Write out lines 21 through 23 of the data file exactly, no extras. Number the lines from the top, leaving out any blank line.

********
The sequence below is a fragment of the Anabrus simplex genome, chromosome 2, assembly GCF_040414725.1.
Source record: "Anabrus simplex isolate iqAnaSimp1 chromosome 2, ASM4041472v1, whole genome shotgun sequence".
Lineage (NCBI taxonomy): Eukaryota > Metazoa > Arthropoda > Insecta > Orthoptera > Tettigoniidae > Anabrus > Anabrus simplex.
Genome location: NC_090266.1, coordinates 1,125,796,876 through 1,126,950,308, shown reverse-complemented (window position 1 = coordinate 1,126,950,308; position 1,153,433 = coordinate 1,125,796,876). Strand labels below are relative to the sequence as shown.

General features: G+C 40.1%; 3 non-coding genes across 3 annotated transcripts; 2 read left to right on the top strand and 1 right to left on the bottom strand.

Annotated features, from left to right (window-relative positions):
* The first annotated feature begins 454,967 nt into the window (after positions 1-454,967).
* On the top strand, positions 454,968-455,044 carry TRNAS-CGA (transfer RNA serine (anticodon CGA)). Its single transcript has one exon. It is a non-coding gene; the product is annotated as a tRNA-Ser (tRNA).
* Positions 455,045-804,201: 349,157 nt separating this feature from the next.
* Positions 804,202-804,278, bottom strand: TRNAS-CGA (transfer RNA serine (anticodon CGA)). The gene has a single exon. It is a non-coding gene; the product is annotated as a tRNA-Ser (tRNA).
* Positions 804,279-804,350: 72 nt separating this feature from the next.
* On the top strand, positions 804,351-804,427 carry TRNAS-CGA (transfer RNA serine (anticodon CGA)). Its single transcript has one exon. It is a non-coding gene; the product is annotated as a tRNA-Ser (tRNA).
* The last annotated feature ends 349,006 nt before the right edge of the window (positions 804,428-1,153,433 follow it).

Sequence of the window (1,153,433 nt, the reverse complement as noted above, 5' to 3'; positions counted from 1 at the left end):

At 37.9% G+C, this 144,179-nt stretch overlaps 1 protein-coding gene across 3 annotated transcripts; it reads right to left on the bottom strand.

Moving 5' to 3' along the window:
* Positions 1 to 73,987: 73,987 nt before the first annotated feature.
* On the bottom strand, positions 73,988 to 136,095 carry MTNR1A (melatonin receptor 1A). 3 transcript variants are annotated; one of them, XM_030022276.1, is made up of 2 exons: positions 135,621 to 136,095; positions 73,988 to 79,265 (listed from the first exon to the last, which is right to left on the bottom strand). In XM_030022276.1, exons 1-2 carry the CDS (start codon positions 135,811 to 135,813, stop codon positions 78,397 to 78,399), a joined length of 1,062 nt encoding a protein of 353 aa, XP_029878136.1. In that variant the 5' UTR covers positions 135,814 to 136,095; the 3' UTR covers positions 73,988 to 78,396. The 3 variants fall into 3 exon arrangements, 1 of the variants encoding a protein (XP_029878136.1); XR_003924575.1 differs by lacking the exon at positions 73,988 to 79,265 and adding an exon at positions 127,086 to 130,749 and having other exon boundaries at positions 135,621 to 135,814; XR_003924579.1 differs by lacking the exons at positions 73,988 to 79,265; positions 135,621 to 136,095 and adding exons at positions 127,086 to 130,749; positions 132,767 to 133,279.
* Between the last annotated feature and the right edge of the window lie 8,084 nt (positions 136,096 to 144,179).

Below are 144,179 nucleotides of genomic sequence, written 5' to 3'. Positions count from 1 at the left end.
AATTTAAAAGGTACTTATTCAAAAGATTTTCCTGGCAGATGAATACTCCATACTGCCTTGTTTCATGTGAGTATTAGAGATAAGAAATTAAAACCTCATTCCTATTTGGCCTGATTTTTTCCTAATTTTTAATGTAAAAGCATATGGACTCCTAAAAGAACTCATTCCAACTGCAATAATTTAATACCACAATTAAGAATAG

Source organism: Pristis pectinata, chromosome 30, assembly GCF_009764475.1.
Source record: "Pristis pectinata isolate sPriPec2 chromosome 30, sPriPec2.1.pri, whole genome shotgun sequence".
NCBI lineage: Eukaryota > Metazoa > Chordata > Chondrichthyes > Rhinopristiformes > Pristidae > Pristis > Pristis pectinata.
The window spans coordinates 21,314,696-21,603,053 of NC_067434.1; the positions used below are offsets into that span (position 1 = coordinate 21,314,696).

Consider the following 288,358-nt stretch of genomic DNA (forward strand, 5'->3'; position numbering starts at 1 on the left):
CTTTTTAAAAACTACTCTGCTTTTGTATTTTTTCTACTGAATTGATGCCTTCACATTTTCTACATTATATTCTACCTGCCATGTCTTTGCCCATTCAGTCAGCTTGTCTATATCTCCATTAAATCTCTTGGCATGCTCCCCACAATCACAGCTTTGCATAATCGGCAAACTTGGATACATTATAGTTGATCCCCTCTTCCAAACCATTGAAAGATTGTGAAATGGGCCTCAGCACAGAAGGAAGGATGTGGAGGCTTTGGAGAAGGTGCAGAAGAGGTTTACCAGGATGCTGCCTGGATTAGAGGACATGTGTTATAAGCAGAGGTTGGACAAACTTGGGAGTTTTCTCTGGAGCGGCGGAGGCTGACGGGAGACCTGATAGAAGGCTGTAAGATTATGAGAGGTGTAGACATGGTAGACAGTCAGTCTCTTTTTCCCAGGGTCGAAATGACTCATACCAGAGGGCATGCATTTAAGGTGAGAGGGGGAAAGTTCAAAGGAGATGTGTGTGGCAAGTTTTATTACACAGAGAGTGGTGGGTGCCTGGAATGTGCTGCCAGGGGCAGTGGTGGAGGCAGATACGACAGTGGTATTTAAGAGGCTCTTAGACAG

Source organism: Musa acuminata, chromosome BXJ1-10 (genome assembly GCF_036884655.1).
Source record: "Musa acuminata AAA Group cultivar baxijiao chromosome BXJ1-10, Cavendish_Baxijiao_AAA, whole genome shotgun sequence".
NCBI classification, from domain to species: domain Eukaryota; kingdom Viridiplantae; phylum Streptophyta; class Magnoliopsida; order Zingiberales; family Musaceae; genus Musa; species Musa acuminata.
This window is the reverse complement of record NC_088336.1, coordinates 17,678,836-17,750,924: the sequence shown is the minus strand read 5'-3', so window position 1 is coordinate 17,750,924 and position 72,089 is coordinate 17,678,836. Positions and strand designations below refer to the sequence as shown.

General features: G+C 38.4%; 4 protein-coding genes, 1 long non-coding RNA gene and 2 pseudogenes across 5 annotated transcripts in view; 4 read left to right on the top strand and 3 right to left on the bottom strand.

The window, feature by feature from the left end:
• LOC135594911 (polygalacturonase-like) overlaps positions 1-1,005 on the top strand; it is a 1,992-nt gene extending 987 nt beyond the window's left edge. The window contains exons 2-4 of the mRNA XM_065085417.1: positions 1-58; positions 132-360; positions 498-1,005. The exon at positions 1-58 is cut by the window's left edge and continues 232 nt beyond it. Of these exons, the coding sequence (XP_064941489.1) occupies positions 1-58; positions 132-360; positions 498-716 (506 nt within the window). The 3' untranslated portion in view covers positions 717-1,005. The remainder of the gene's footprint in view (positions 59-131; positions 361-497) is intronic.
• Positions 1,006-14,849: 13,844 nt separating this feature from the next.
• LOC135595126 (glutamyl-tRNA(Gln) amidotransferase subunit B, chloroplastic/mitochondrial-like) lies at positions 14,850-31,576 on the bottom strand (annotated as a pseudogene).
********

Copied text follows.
AATTTAAAAGGTACTTATTCAAAAGATTTTCCTGGCAGATGAATACTCCATACTGCCTTGTTTCATGTGAGTATTAGAGATAAGAAATTAAAACCTCATTCCTATTTGGCCTGATTTTTTCCTAATTTTTAATGTAAAAGCATATGGACTCCTAAAAGAACTCATTCCAACTGCAATAATTTAATACCACAATTAAGAATAG

Source organism: Pristis pectinata, chromosome 30, assembly GCF_009764475.1.
Source record: "Pristis pectinata isolate sPriPec2 chromosome 30, sPriPec2.1.pri, whole genome shotgun sequence".